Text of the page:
Peter Wood, the brilliant anthropologist and author of the new book A Bee in the Mouth: Anger in America Today, has contributed a very astute analysis of "The Liberalitarian Dustup" in National Review Online. I recommmend it highly.

Analyzing the disagreement between libertarians and liberals as to whether the two sides have much in common and might make good political bedfellows, and concentrating on leftist Jonathan Chait’s furious rejection of libertarian Brink Lindsey’s overture suggesting an alliance, Wood uses the exchange to exemplify the absurd amount of anger in political discourse today, and the amount of it that seems so thorougly unjustified by the intellectual or political differences at hand.

We know all of that already, of course, but Wood adds something of value to the discussion. He succinctly and correctly identifies the sociological and cultural origins of the great unleashing of anger in contemporary political discourse:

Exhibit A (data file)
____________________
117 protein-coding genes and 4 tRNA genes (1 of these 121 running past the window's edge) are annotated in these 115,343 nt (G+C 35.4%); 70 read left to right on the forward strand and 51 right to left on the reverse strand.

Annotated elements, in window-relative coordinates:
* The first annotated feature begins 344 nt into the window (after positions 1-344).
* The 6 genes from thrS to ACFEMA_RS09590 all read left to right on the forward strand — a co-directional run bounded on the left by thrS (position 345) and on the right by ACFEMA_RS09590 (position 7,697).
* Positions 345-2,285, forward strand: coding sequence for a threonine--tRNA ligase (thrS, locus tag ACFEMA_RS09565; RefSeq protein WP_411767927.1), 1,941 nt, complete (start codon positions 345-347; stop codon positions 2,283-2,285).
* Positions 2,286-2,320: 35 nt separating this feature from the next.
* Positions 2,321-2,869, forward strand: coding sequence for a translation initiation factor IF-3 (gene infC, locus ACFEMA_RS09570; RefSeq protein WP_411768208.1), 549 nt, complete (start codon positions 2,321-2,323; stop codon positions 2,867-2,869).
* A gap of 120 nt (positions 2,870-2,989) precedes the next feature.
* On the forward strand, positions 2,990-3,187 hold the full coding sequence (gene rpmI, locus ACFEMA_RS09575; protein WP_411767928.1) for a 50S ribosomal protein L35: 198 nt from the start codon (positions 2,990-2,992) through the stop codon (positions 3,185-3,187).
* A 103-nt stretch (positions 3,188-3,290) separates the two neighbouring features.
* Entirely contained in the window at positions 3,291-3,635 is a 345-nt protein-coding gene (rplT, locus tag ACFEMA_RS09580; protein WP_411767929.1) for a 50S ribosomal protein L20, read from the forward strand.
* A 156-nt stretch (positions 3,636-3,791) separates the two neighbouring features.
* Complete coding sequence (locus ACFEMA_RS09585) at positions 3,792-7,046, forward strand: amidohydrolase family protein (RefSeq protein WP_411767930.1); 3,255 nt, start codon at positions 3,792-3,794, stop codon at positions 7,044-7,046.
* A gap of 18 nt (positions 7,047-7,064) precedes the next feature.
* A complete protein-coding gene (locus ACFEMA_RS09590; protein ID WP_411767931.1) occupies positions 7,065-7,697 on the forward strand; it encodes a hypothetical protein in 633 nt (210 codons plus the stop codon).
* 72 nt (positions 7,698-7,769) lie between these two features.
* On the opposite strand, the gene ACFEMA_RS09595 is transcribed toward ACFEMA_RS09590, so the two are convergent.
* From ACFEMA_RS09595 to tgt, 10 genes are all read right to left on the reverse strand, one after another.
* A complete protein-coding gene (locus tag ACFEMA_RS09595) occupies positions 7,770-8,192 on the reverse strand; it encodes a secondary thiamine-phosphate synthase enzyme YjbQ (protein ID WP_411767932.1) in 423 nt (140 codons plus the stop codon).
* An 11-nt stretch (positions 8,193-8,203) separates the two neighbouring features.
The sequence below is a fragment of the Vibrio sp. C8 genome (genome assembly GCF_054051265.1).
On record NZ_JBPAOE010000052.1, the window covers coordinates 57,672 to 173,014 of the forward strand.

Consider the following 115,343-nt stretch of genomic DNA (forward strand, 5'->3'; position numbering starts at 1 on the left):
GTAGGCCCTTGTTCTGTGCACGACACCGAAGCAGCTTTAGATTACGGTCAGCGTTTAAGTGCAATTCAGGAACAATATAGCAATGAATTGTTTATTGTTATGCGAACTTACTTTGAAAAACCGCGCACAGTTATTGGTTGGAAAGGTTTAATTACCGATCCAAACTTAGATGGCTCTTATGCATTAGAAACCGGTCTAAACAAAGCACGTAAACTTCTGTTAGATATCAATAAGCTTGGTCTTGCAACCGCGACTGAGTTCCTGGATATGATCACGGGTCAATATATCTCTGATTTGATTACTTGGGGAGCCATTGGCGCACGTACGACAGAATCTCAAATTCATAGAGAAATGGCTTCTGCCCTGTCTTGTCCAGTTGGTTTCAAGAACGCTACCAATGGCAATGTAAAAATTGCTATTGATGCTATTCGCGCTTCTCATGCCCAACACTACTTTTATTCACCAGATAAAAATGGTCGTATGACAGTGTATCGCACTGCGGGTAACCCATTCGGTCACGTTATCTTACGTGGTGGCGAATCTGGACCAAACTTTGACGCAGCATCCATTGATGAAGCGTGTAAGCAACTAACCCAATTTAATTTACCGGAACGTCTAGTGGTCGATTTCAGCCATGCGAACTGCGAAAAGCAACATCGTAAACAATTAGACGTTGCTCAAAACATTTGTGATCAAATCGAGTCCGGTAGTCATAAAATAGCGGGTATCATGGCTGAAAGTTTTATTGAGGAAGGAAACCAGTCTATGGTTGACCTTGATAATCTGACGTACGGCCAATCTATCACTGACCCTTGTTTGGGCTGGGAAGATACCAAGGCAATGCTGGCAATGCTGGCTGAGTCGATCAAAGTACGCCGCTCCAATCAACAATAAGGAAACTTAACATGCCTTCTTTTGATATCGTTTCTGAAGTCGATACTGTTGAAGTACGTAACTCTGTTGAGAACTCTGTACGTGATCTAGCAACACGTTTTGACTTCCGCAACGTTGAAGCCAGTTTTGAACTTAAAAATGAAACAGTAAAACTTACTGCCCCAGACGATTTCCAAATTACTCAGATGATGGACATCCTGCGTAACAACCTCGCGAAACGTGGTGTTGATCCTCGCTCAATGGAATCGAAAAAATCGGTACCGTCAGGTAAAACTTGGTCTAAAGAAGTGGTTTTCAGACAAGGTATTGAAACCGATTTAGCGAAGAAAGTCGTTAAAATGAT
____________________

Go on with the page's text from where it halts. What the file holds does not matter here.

The Newly Angry are moved by a sense that they are most authentic, most transcendently themselves, when they are unleashing their anger. New Anger is the narcissistic self in high dudgeon.

Wood points out that modern-day, extreme expressions of anger in political discourse are actually attempts to characterize oneself as authentic and one’s cause as just. This, he astutely observes, is an outgrowth of our transition "from a culture that prized self-control to a culture that prizes self-expression" (a phenomenon which I identified in NRO in 2003). Wood notes that although polictical anger has existed for a long time (ever since people have had any influence over their governments, I would note) the big change is the movement away from an ideal of self-control to one of self-expression: